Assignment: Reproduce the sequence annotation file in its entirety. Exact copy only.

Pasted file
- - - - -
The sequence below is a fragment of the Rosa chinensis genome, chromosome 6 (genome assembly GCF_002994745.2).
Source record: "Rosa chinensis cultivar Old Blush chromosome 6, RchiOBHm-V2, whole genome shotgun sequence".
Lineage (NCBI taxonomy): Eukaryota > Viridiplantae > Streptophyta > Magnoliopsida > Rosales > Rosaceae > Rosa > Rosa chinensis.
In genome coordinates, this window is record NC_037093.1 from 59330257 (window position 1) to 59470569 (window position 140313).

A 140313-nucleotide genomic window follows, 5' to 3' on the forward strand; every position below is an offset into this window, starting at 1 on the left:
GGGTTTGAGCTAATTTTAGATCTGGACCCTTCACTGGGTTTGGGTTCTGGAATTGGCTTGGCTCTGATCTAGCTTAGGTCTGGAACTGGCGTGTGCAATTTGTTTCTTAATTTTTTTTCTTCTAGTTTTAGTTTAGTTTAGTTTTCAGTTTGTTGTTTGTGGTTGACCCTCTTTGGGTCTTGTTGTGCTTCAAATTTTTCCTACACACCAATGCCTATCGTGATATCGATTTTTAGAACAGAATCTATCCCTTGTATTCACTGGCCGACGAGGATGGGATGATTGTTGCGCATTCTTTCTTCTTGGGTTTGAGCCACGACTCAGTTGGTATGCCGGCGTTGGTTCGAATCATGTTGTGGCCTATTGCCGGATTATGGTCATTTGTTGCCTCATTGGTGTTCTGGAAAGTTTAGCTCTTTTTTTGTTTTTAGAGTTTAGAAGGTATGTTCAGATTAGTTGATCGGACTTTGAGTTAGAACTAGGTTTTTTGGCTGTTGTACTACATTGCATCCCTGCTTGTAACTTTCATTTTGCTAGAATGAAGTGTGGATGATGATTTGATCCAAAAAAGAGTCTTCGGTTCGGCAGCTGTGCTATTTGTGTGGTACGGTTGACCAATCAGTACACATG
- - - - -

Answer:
The sequence below is a fragment of the Rosa chinensis genome, chromosome 6 (genome assembly GCF_002994745.2).
Source record: "Rosa chinensis cultivar Old Blush chromosome 6, RchiOBHm-V2, whole genome shotgun sequence".
Lineage (NCBI taxonomy): Eukaryota > Viridiplantae > Streptophyta > Magnoliopsida > Rosales > Rosaceae > Rosa > Rosa chinensis.
In genome coordinates, this window is record NC_037093.1 from 59330257 (window position 1) to 59470569 (window position 140313).

A 140313-nucleotide genomic window follows, 5' to 3' on the forward strand; every position below is an offset into this window, starting at 1 on the left:
GGGTTTGAGCTAATTTTAGATCTGGACCCTTCACTGGGTTTGGGTTCTGGAATTGGCTTGGCTCTGATCTAGCTTAGGTCTGGAACTGGCGTGTGCAATTTGTTTCTTAATTTTTTTTCTTCTAGTTTTAGTTTAGTTTAGTTTTCAGTTTGTTGTTTGTGGTTGACCCTCTTTGGGTCTTGTTGTGCTTCAAATTTTTCCTACACACCAATGCCTATCGTGATATCGATTTTTAGAACAGAATCTATCCCTTGTATTCACTGGCCGACGAGGATGGGATGATTGTTGCGCATTCTTTCTTCTTGGGTTTGAGCCACGACTCAGTTGGTATGCCGGCGTTGGTTCGAATCATGTTGTGGCCTATTGCCGGATTATGGTCATTTGTTGCCTCATTGGTGTTCTGGAAAGTTTAGCTCTTTTTTTGTTTTTAGAGTTTAGAAGGTATGTTCAGATTAGTTGATCGGACTTTGAGTTAGAACTAGGTTTTTTGGCTGTTGTACTACATTGCATCCCTGCTTGTAACTTTCATTTTGCTAGAATGAAGTGTGGATGATGATTTGATCCAAAAAAGAGTCTTCGGTTCGGCAGCTGTGCTATTTGTGTGGTACGGTTGACCAATCAGTACACATG